Vote Explanation for H.J.Res. 42 — Disapproving the rule submitted by the Department of Labor relating to drug testing of unemployment compensation applicants

This CRA would repeal a Department of Labor (DOL) rule finalized in August 2016 specifying that state unemployment compensation (UI) programs can drug test an applicant if their most suitable job would be in a limited number of occupations that routinely require drug tests for workers.The DOL was directed to issue a rule governing drug testing of unemployment compensation applicants by the Middle Class Tax Relief and Job Creation Act of 2012. The law stipulated that state unemployment compensation programs could drug test applicants only if they had been fired from their last job because of illegal drug use, or if their occupation routinely requires drug tests.

House Republicans want to strike this rule to give states the ability to drug test any jobless Americans applying for unemployment benefits. However, courts have generally considered drug testing a form of search and seizure and held that it is unconstitutional to require it without reasonable suspicion unless the government can show a special need. There is no evidence of higher drug use among jobless Americans, and this legislation stigmatizes unemployed workers who have earned the right to access UI through their service to their employer.

Despite the argument that this measure will help people come to terms with substance abuse, most states that have tried drug testing programs do not offer or fund treatment for people struggling with substance abuse.

For these reasons, I voted against H.J.Res. 42.


Vote Explanation for H.J.Res. 57 — Providing for congressional disapproval under chapter 8 of title 5, United States Code, of the rule submitted by the Department of Education relating to accountability and State plans under the Elementary and Secondary Education Act of 1965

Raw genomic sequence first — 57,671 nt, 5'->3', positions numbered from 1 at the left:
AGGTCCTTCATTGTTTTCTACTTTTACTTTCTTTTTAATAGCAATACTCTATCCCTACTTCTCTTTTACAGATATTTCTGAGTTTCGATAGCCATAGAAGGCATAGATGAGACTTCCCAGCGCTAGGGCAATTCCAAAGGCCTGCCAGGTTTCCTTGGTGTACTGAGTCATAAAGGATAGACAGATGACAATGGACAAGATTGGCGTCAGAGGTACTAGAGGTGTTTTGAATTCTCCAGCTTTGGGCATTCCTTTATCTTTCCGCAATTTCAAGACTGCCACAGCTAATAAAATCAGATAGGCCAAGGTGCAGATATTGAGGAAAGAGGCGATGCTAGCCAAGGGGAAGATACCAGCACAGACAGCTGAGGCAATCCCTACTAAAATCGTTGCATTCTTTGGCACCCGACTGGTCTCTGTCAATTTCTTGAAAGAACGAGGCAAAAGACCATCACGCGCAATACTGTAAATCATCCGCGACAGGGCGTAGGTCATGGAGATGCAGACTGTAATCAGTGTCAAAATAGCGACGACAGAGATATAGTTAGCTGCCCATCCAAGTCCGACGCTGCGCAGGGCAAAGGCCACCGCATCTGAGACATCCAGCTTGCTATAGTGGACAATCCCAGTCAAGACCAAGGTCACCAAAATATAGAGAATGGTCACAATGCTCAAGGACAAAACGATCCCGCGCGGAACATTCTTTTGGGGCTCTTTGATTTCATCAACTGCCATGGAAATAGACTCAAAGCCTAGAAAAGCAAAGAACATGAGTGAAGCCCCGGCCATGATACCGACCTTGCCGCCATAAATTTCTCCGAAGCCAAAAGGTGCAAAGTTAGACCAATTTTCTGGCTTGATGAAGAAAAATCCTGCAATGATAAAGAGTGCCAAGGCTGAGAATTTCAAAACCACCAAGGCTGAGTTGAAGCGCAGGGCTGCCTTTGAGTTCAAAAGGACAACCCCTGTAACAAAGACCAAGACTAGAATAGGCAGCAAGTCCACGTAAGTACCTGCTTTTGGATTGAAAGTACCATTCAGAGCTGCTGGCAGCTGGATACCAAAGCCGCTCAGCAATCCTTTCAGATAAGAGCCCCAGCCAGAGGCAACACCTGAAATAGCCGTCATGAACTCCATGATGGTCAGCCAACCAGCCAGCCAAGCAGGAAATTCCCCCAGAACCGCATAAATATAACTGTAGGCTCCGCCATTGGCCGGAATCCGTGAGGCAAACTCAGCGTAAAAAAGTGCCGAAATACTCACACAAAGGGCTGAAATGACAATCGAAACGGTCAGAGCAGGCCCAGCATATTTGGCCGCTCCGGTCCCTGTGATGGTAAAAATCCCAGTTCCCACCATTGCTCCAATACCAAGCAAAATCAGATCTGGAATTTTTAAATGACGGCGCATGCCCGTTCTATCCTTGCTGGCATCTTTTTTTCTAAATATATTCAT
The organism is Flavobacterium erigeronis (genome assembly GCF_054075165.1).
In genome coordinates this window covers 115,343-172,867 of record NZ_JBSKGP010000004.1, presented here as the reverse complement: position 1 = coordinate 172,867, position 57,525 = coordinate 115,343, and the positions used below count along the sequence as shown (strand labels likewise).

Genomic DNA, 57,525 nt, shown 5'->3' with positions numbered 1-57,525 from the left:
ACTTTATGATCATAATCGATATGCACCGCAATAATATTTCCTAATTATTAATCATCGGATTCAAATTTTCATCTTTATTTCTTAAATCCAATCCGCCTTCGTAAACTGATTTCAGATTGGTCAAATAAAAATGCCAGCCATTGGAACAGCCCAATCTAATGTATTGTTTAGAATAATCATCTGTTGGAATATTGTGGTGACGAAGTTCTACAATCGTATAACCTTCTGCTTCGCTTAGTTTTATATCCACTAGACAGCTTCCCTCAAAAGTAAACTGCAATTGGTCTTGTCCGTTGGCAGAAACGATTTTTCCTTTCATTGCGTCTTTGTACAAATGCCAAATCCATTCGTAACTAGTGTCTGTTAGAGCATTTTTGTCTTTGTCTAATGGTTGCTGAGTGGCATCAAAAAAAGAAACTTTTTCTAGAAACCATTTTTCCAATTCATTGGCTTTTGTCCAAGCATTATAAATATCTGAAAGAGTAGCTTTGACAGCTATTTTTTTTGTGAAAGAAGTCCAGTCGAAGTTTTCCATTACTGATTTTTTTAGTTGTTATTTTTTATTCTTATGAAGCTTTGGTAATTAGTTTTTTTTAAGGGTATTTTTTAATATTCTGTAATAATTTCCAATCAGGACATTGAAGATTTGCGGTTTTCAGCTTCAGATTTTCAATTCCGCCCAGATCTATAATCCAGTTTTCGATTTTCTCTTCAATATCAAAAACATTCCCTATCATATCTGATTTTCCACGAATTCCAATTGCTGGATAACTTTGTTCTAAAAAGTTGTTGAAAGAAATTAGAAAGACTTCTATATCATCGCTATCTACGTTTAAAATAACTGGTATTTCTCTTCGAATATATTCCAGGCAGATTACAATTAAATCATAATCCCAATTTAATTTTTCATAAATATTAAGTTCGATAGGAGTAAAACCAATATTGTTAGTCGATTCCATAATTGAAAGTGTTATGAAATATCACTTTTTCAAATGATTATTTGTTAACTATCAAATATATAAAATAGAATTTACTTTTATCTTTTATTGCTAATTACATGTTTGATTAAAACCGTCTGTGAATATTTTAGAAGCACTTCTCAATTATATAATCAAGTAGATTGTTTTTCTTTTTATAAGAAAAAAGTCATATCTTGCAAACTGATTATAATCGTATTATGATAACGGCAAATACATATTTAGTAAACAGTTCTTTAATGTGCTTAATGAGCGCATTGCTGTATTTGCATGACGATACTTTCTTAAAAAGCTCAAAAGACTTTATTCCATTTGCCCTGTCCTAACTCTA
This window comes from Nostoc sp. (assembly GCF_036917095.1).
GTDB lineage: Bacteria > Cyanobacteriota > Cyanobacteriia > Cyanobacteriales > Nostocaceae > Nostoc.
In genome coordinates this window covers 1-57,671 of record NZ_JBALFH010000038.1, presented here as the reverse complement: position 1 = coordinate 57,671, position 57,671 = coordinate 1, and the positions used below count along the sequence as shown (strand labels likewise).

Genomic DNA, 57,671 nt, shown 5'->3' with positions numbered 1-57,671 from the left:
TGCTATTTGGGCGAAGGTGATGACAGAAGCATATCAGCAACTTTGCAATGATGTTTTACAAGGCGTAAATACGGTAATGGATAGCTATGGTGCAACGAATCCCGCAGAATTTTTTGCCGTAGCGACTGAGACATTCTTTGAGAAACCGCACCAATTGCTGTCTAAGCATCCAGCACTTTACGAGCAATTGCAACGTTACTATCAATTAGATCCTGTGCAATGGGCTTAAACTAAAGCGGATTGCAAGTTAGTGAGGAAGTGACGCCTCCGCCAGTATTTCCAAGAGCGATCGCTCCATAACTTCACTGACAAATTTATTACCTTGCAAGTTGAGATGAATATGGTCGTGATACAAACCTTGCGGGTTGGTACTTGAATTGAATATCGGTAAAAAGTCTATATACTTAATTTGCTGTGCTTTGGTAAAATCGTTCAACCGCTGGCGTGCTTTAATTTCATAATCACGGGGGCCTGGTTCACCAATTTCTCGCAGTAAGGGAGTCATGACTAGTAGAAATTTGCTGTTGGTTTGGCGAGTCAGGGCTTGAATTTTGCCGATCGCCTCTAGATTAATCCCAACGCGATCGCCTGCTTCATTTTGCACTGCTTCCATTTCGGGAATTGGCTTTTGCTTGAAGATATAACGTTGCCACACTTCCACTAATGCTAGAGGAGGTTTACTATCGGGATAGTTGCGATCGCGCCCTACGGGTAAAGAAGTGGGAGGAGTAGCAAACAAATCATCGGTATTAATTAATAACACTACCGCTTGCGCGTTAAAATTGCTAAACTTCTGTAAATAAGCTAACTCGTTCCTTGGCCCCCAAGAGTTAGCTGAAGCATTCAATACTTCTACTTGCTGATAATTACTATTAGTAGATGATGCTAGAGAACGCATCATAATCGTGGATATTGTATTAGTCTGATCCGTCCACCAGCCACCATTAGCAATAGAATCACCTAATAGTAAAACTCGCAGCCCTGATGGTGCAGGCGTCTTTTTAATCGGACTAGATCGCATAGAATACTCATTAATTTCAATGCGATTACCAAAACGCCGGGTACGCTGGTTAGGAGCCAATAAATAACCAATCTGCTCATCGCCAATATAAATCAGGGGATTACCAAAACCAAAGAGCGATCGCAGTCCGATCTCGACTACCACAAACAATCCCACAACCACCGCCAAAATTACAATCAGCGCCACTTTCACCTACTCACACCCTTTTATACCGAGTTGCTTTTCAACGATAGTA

I voted against this resolution, which would overturn a rule issued by the Obama Administration on school accountability standards following passage of the Every Student Succeeds Act (ESSA).

Specifically this regulation outlines and clarifies several measures of school success for states to use in their accountability systems, including academic outcomes and school quality. States can choose their own indicators to measure school quality as long as they are supported by research that shows a positive effect on student learning. States would also have to identify schools in need of comprehensive improvement or targeted improvement, which includes consistently underperforming subgroups of students.

While there was some stakeholder opposition to this rule as it was being drafted, the final rule made significant improvements and garnered the support of teachers unions, the National Governors Association, and the School Superintendents Association.

With this resolution, we are rolling back important accountability metrics that help to ensure that our kids receive a high-quality education, which is one of the best investments we can make in our future.


Vote Explanation for H.J.Res. 58 — Providing for congressional disapproval under chapter 8 of title 5, United States Code, of the rule submitted by the Department of Education relating to teacher preparation issues

H.J.Res. 68 would repeal a Department of Education rule issued by the Obama Administration that requires states to use specific performance indicators to measure the effectiveness of teacher preparation programs. These metrics include placement and retention rates of graduates, student learning outcomes, and surveys of teachers and their employers.